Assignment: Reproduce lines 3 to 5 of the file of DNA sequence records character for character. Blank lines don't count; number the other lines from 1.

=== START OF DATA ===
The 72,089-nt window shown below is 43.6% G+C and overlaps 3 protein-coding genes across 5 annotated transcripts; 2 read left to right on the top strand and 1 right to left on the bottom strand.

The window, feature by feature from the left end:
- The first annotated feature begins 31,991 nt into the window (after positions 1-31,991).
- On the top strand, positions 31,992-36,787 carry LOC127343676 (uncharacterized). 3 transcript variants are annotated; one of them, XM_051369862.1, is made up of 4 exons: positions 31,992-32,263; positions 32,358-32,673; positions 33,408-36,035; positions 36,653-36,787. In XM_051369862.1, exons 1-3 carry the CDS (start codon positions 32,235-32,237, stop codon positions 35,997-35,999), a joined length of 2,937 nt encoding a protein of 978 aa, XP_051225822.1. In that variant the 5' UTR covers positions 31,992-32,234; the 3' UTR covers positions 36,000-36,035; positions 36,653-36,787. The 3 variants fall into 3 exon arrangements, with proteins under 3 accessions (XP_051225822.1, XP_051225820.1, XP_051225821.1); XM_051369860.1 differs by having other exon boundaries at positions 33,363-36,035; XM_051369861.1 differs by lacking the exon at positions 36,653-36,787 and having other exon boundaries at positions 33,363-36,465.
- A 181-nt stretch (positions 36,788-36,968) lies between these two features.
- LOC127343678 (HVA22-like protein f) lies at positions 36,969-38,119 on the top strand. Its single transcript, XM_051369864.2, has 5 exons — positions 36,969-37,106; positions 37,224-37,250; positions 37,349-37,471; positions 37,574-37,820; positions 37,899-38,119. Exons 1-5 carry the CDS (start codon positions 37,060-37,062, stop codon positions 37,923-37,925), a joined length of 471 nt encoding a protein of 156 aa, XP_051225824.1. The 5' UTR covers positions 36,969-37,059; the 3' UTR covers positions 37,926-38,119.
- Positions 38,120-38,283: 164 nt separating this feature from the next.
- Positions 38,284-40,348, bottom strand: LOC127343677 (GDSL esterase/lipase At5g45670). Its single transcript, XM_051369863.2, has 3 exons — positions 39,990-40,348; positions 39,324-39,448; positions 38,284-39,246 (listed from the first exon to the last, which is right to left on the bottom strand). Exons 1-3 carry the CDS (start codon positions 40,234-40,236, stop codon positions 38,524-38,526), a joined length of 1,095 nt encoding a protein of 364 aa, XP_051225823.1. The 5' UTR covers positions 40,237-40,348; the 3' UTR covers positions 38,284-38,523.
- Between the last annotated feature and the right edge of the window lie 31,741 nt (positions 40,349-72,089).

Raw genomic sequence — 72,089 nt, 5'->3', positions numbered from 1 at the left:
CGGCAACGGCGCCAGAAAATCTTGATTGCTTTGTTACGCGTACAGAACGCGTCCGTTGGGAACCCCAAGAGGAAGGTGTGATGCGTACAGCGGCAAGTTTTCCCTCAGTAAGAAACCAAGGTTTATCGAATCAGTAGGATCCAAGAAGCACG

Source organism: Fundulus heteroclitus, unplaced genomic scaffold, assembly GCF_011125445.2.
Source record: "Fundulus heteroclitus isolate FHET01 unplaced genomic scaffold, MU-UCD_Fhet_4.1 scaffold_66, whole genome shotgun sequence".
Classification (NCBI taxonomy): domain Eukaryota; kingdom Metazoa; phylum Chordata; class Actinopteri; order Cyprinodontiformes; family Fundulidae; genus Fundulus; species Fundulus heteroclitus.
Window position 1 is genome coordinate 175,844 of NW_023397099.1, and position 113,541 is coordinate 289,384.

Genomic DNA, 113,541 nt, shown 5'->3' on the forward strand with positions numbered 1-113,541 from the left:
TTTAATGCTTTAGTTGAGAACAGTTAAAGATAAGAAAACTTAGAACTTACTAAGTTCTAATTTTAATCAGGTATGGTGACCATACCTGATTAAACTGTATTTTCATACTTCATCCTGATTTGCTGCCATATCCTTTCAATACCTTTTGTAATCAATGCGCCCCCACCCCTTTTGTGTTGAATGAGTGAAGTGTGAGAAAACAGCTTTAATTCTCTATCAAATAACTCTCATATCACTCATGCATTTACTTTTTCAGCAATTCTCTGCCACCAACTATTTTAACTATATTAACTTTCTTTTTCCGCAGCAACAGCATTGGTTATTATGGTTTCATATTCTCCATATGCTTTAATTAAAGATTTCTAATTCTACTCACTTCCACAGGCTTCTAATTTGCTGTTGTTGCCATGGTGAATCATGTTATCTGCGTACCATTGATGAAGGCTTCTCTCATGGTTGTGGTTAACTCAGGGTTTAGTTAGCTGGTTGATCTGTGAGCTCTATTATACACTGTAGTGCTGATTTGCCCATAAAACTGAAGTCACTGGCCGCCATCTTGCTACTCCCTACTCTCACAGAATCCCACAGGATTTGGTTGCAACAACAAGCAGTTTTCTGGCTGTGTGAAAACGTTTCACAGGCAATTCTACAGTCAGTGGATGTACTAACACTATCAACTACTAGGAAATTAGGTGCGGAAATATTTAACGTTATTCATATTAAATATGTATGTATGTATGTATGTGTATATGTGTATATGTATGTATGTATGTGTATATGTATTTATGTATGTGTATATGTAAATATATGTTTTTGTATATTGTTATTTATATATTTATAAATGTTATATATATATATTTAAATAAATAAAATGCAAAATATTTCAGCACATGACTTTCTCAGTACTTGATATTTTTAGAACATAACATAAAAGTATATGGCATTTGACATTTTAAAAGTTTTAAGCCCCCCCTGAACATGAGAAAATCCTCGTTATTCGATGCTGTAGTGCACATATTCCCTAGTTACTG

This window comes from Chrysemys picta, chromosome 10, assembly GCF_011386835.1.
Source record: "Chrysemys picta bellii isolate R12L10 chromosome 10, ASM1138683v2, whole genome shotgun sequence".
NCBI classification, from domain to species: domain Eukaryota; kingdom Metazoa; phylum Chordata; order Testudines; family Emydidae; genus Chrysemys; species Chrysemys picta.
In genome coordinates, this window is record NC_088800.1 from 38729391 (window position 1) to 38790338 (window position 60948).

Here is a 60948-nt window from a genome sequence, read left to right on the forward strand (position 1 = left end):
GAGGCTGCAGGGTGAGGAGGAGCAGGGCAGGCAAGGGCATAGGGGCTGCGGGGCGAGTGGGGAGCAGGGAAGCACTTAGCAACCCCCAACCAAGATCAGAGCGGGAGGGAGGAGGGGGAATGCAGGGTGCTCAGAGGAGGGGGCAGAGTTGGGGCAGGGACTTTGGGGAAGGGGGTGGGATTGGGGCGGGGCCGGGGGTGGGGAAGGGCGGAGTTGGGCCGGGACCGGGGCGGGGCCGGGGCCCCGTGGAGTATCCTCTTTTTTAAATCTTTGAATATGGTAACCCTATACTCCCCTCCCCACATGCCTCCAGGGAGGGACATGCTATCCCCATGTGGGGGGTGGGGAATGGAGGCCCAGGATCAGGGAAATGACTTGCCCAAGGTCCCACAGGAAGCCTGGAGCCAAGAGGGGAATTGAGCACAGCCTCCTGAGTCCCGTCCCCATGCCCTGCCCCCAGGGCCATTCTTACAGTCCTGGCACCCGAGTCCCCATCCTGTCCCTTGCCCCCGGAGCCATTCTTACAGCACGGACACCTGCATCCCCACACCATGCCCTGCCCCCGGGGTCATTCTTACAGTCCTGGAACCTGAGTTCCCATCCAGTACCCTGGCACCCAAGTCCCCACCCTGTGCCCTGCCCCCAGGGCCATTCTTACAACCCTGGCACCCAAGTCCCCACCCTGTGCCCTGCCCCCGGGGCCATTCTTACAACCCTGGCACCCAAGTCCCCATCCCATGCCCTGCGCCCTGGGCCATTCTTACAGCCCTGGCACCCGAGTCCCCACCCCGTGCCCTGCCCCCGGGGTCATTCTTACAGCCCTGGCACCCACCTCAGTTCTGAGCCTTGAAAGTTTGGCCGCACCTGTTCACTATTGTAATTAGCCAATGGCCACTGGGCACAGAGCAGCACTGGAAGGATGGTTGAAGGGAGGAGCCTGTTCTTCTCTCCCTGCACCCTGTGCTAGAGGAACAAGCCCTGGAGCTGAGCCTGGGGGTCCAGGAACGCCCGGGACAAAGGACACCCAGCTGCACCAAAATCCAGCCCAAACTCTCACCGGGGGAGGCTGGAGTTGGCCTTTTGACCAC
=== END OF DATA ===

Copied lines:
- The first annotated feature begins 31,991 nt into the window (after positions 1-31,991).
- On the top strand, positions 31,992-36,787 carry LOC127343676 (uncharacterized). 3 transcript variants are annotated; one of them, XM_051369862.1, is made up of 4 exons: positions 31,992-32,263; positions 32,358-32,673; positions 33,408-36,035; positions 36,653-36,787. In XM_051369862.1, exons 1-3 carry the CDS (start codon positions 32,235-32,237, stop codon positions 35,997-35,999), a joined length of 2,937 nt encoding a protein of 978 aa, XP_051225822.1. In that variant the 5' UTR covers positions 31,992-32,234; the 3' UTR covers positions 36,000-36,035; positions 36,653-36,787. The 3 variants fall into 3 exon arrangements, with proteins under 3 accessions (XP_051225822.1, XP_051225820.1, XP_051225821.1); XM_051369860.1 differs by having other exon boundaries at positions 33,363-36,035; XM_051369861.1 differs by lacking the exon at positions 36,653-36,787 and having other exon boundaries at positions 33,363-36,465.
- A 181-nt stretch (positions 36,788-36,968) lies between these two features.